Instead of encouraging tax competition, therefore, the World Bank should help developing countries improve tax administration to enhance collection and compliance, and to reduce evasion and avoidance. According to OECD Secretary-General Angel Gurria, “developing countries are estimated to lose to tax havens almost three times what they get from developed countries in aid”.

Global Financial Integrity has estimated that illicit financial flows of potentially taxable resources out of developing countries was US$7.85 trillion during 2004-2013 and US$1.1 trillion in 2013 alone!

Conflicts of interest

However, the Bank’s Paying Taxes and DB reports do little to strengthen developing countries’ tax revenues. This should come as no surprise as its partner for the former study is Pricewaterhouse Cooper (PwC), one of the ‘Big Four’ leading international accounting and consultancy firms. PwC competes with KPMG, Ernst & Young and Deloitte for the lucrative business of helping clients minimize their tax liabilities. PwC assisted its clients in obtaining at least 548 tax rulings in Luxembourg between 2002 and 2010, enabling them to avoid corporate income tax elsewhere.

How are developing countries expected to finance their infrastructure investment needs, increase social protection coverage, or repair their damaged environments? Instead of helping, the Bank’s most influential report urges them to cut corporate tax rates and social contributions to improve their DB ranking, contrary to what then Bank Chief Economist Kaushik Basu observed: “Raising [tax] allows developing countries to invest in education, health and infrastructure, and, hence, in promoting growth.”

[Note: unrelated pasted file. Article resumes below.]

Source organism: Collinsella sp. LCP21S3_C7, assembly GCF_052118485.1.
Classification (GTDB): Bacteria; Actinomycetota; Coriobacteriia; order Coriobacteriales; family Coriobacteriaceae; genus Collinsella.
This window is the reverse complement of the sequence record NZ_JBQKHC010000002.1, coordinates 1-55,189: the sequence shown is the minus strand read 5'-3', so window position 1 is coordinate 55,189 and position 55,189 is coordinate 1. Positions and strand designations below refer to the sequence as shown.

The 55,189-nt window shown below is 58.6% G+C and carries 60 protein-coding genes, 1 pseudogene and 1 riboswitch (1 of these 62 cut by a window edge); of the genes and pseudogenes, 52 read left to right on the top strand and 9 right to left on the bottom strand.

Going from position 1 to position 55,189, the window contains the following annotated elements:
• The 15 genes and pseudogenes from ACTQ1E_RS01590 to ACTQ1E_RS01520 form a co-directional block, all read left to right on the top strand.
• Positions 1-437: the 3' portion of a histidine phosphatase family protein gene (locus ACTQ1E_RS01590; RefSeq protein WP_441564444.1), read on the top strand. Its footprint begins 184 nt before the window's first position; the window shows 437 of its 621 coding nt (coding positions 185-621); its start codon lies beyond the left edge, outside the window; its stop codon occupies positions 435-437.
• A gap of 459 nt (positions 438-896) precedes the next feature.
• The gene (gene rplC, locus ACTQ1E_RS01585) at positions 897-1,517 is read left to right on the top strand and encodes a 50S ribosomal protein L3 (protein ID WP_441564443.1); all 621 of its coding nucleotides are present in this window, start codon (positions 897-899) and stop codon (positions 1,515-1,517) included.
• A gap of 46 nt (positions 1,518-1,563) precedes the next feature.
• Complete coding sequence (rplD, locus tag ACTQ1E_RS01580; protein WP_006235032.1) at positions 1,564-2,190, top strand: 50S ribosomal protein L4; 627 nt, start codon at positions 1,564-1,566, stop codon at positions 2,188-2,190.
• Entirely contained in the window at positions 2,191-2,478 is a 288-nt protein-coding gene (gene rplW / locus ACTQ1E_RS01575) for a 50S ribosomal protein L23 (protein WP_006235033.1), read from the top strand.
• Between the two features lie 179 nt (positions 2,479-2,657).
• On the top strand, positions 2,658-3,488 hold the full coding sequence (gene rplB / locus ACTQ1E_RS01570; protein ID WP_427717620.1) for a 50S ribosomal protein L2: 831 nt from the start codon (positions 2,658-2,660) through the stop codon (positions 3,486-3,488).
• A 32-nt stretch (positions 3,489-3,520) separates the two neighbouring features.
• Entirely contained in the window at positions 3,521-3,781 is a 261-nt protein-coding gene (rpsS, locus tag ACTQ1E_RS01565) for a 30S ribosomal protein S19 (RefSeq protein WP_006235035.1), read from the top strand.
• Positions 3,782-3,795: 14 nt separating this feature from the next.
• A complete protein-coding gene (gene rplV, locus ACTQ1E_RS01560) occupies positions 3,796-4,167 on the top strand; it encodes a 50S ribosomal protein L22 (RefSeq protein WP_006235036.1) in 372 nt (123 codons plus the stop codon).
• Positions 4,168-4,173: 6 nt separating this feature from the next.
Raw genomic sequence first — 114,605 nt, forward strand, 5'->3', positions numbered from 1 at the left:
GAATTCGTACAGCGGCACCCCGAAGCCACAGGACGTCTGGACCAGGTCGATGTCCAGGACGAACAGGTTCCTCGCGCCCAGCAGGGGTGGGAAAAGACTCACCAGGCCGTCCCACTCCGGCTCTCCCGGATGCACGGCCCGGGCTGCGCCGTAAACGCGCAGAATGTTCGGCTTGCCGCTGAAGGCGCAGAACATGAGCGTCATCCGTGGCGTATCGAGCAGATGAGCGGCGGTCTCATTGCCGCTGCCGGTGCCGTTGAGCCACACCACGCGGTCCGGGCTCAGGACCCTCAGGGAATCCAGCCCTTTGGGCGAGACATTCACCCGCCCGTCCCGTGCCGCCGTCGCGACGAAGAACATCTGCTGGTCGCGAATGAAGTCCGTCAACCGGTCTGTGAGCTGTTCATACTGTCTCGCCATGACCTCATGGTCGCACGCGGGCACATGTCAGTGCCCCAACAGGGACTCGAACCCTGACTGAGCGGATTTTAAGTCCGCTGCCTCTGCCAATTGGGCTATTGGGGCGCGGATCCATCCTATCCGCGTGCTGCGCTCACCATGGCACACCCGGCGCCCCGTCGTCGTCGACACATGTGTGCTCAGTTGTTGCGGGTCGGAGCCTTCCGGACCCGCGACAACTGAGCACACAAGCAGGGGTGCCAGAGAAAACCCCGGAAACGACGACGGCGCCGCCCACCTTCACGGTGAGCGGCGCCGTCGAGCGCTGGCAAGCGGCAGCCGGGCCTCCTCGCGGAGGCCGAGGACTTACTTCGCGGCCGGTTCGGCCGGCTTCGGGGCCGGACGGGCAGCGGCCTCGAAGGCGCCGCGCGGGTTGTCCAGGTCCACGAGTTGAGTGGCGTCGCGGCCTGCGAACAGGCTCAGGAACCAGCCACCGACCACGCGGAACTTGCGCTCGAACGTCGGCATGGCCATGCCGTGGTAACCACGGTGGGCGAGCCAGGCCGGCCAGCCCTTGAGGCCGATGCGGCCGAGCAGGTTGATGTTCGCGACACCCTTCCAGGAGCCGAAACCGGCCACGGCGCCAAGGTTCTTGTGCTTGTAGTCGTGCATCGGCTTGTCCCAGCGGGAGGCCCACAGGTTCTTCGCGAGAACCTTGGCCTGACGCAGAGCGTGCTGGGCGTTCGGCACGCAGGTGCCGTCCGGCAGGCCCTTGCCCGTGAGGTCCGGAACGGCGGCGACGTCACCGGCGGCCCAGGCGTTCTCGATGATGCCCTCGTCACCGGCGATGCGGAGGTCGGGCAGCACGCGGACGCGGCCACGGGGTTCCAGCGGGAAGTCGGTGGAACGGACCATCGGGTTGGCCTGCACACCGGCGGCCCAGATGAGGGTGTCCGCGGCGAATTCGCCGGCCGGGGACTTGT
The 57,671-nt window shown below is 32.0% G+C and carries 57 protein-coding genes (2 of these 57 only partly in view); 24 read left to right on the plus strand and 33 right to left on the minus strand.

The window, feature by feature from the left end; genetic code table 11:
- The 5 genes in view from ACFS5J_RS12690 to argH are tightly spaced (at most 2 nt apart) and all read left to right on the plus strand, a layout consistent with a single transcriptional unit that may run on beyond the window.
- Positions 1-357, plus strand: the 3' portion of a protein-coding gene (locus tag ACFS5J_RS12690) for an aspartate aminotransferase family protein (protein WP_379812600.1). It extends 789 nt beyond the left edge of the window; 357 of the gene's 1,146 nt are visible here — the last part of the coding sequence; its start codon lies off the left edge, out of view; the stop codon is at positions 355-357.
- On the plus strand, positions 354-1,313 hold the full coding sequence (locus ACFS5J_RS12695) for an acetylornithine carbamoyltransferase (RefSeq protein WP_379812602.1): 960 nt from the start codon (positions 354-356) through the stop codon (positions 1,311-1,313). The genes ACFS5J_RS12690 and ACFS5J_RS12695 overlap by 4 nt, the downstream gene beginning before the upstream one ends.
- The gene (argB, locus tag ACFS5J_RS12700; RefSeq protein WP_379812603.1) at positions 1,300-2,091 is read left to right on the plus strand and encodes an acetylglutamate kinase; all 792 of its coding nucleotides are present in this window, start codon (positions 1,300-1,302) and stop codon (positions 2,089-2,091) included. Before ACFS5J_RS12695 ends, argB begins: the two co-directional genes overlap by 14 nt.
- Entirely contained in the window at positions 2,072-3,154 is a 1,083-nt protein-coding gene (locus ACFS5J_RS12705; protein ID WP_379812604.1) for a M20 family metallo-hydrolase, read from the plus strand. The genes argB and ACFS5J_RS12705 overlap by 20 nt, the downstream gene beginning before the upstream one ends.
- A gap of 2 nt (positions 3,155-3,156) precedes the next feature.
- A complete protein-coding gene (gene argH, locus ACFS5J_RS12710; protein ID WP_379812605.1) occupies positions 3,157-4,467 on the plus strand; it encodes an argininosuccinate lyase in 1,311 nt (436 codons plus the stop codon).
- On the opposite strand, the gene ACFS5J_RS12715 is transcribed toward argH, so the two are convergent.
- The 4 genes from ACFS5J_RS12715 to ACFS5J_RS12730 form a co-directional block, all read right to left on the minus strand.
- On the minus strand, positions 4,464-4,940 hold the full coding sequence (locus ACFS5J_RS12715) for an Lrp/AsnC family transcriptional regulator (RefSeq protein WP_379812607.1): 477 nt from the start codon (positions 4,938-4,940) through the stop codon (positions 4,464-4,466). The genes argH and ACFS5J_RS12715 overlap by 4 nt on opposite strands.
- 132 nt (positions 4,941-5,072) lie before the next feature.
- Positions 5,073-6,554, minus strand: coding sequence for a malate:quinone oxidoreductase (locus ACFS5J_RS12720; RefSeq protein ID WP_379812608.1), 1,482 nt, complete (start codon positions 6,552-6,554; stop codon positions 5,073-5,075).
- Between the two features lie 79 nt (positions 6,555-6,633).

How are they supposed to achieve the internationally agreed Agenda 2030 for the Sustainable Development Goals in the face of dwindling foreign aid. After all, only a few donor countries have fulfilled their aid commitment of 0.7% of GNI, agreed to almost half a century ago. Since the 2008 financial crisis, overseas development assistance has been hard hit by fiscal austerity cuts in OECD economies except in the UK under Cameron.

The Bank would probably recommend public-private partnerships (PPPs) and borrowing from it. Countries starved of their own funds would have to borrow from the Bank, but loans need to be repaid. Governments lacking their own resources are being advised to rely on PPPs, despite predictable welfare outcomes – e.g., reduced equity and access due to higher user fees – and higher government contingent fiscal liabilities due to revenue guarantees and implicit subsidies.